Hicky had spent the past days posting notices all over the city. He was about to launch a newspaper. The first in India. In fact, the first in Asia. He promised to revolutionise news in India. His newspaper would give Calcutta a place where everyone could read information. While Indians traditionally got their news from friends and contacts, Europeans were, and had been, reliant on newspapers for centuries. But their news came from Europe and America, arriving on ships many months after it had been published. For news from Asia, word of mouth and letters from friends were their only sources. For the first time, they would have news from around the world in one place.
With his printing press, Hicky could print news quickly and cheaply, on a scale unimaginable for newsletters that had to be copied by hand hundreds of times over. He would do away with the need for hircarrahs, the messengers who ran these newsletters from place to place. He would do away with the need for people to describe events themselves in letters. Now people could enclose snippets of his newspaper in their mail without having to recite events by hand.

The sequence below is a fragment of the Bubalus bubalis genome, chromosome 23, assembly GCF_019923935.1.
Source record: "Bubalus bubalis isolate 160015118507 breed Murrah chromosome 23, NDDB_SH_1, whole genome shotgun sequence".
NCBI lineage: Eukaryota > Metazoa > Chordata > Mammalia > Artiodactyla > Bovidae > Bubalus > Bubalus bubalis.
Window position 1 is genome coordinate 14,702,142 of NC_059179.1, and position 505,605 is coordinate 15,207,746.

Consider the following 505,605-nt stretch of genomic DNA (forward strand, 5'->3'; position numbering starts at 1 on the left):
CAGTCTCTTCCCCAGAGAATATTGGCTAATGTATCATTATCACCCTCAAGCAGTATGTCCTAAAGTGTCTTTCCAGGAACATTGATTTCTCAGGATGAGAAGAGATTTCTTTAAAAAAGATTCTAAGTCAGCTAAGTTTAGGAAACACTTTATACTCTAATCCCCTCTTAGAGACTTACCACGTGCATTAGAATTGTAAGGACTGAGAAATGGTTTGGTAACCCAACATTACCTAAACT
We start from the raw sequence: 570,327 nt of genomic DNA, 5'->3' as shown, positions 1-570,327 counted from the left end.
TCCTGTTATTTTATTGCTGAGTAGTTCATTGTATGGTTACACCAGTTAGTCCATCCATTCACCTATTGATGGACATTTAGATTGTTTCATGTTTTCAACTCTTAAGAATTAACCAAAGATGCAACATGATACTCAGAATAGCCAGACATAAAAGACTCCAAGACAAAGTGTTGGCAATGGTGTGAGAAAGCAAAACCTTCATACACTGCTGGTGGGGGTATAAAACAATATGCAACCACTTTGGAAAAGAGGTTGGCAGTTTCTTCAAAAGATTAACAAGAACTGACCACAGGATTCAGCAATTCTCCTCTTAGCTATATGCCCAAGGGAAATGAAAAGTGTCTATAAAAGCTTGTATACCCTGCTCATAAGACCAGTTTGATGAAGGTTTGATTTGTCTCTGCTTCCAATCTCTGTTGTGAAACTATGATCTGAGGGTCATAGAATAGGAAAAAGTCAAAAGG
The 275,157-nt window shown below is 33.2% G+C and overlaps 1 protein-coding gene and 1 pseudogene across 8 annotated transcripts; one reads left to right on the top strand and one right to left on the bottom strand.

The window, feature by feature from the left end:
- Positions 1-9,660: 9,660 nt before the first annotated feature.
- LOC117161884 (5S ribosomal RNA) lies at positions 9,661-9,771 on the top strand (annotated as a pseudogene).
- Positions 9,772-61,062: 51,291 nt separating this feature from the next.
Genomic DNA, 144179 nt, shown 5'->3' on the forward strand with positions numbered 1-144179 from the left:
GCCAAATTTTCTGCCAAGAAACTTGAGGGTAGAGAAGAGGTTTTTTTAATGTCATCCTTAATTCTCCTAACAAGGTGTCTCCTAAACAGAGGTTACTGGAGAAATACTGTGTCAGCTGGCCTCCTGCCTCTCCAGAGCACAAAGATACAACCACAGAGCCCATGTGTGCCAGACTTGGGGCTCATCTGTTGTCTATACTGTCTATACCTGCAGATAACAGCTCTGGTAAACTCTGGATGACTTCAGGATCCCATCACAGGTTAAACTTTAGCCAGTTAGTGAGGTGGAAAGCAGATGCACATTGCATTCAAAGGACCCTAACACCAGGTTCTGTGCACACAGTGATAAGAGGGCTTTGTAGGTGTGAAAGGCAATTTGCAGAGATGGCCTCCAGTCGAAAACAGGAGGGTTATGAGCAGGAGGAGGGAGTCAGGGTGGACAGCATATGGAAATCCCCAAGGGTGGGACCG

He also promised his newspaper would act as a community bulletin board, where everyone could post and reply to advertisements. People would no longer have to use the city’s many advertising boards. Instead, he would print their ads for the whole city to see.
His proposal came at a perfect time. News was never more in demand in Calcutta. The British were fighting four wars on three continents: against the Americans, the French, the Spanish and the Marathas. The wars were disrupting trade and making it extremely dangerous to send goods. Shipping had gotten so dangerous that insurers charged up to 30 per cent to insure goods between India and Europe. Merchants needed to know which shipping routes were open and travellers needed to know when it was safe to sail. He could provide this information.
As the first journalist in India, he would have a monopoly over news, and he could expect many subscribers. His richest market would be the Company army. There were hundreds of European officers and thousands of British foot soldiers. His paper would let them keep track of their friends, family, and comrades.
Like a ship, Hicky declared he would pilot his newspaper between the dangerous rocks of party politics. By giving politics a wide berth, he hoped to maintain his independence.